How Justin Bieber May Have Saved Me from Despondency

Rachel Teevens - Senegal


November 23, 2013

For the past six weeks I’ve been living in Tivaouane and its safe to say I’ve had some extreme ups and down. One minute I’m having fun with host family playing, dancing, laughing, then the next minute I’m standing face to face with an angry sheep who’s guarding the bathroom door & refusing to allow me entrance. Then the next thing I know I’m crying because I’m so moved by the touching, stirring, uplifting plot of the cinematic masterpiece, The Lorax. And I just go through cycles of emotions like this over and over.

With all these emotions comes a lot of self reflection as well. Self reflection can be sparked by a number of different things at almost any time. It could be when I’m observing a Muslim tradition or practice that I’m unfamiliar with. It could be from a kind gesture from a neighbor that considerably boosts my mood.  It could be when I’m in my room alone trying to block out the cacophony of kids crying, cats brawling, and my sisters cooking when I’m attempting to nap. It could be from a enlightening conversation with some of the English speakers I’ve met (my Wolof/French, although improving, is not adequate enough yet to discuss anything profound). But one of the more surprising things that caused me to ruminate my experience here was the lyrics of the one and only Justin Bieber.

I would not really consider myself to be a huge J. Biebs fan but my nieces here are your standard “Bielibers.” I’ve been hearing him play on repeat and even when his music isn’t playing audibly, the catchy tunes haunt my brain. Even though they are all songs I had heard before in the States, I’ve found myself really listening to them attentively for the first time. I cannot say whether it was a sign from some greater divine force or maybe just my ears desperately trying to discover some much needed motivation but I found some of the ideas that Mr. Bieber expressed were exactly the encouragement I needed.

During a rapping segment of his song “As Long as You Love Me” some unidentified vocalist rapidly utters the words,”The grass ain’t always greener on the other side. Its green where you water it.” And although in this particular song he’s referring to angsty teenage romance, I found I could easily apply this quote to my current situation. Its easy for one to envy others and to imagine better conditions that are unattainable but we also have the power to improve our own situation if we so choose. We have the option to watch the grass grow in the distance, yearning to retreat from your present lawn, or to nurture your own current grass, pick the weeds, and maybe even grow a garden.

Naturally since I’ve left the U.S.A I’ve had times where I want nothing more than to jump on the first plane that’ll take me back. There are of course plenty of products, customs, and people in America that I miss dearly. But right now I am here. The grass I’ve grown up in is “on the other side” of the Atlantic Ocean. And although some days I dream about my former green oasis some 6000 miles away, I am here. And here I have a field of grass in front of me and I have the opportunity to grow something amazing.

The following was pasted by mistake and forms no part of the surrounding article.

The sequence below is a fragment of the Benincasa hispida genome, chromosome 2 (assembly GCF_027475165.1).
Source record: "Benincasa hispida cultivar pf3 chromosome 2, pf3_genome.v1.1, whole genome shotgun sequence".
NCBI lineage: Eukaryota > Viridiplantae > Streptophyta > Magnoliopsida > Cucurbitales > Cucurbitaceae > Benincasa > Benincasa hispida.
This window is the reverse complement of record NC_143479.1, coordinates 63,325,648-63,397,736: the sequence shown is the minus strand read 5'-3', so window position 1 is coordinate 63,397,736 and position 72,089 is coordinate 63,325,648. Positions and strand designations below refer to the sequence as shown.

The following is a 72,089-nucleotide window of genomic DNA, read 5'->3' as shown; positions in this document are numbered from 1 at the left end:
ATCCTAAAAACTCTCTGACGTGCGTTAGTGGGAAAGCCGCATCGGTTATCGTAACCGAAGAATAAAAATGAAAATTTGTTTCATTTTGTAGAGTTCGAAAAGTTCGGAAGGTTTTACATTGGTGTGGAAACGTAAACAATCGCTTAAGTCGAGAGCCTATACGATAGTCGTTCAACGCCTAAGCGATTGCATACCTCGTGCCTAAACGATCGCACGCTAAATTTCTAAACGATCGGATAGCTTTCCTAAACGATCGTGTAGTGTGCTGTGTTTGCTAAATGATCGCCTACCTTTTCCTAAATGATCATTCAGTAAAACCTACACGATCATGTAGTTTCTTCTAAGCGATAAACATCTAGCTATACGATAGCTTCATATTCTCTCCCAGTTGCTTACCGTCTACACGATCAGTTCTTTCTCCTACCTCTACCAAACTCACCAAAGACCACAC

Some days can get terribly frustrating. I’m still not familiar with a large part of my town. I’m still adjusting to all the attention I get whenever I leave the house. And language is a constant struggle which interferes with practically all aspects of my daily activities. These are all weeds in my grass that will continue to grow unless I take the time and effort to pick them out. If I choose to remain idle these weeds will just multiply until they are too overwhelming to even pick. I can’t expect them to go away unless I get out there and exterminate them myself. Being neglectful and complaining doesn’t solve problems, working hard and remaining optimistic does.

Along with my struggles I’ve also had plenty of wonderful experiences too.

I’ve formed special relationships with so many people that I feel blessed to have met. They are the flowers that blossom in my garden, growing stronger with time and care, all beautiful and unique.

I’ve learned about Senegal, Africa, the world, and myself in more ways than I could have ever expected. The knowledge I’ve gained is the sun and water that brings life to my garden.

I’ve come to see how many wonderful people I already had in my life. I’m extremely grateful for all of my experiences here so far, good and bad, and I’m even more grateful for the support system I have here and back home. They are the nutrient rich soil, that without, there would be no garden.

I was a never a gardener before but I’ve stepped out of my comfort zone and tried something new. And so far my grass is growing strong and it has the potential to be flourish even more beautiful.

So thank you, Justin Bieber for being my inspiration for this extended garden metaphor and for encouraging me in my time of need. Some days I think ” I’m in pieces, baby fix me and just shake me ’til you wake me from this bad dream.” And I’m all like “baby, baby, baby, oh”. I dream of “chillin’ by the fire while eatin’ fondue” in my home back in Pembroke. But my family and friends remind me that “your world is my world and my fight is your fight my breath is your breath and your heart is my heart” and I remember I’m not in this alone. I’m gonna persevere through the tough times! “Cause there’s just no turning back when your hearts under attack. Gonna give everything I have cause it’s my destiny!” I’ll keep my head up and “never say never! I will fight till forever to make it right!” So I am going to enjoy my time here in Senegal! I have five months and “we gonna party like it’s 3012 tonight I wanna show you all the finer things in life so just forget about the world, we’re young tonight I’m coming for ya, I’m coming for ya”

…I think now it’s time to introduce the girls to some new singers…

Rachel Teevens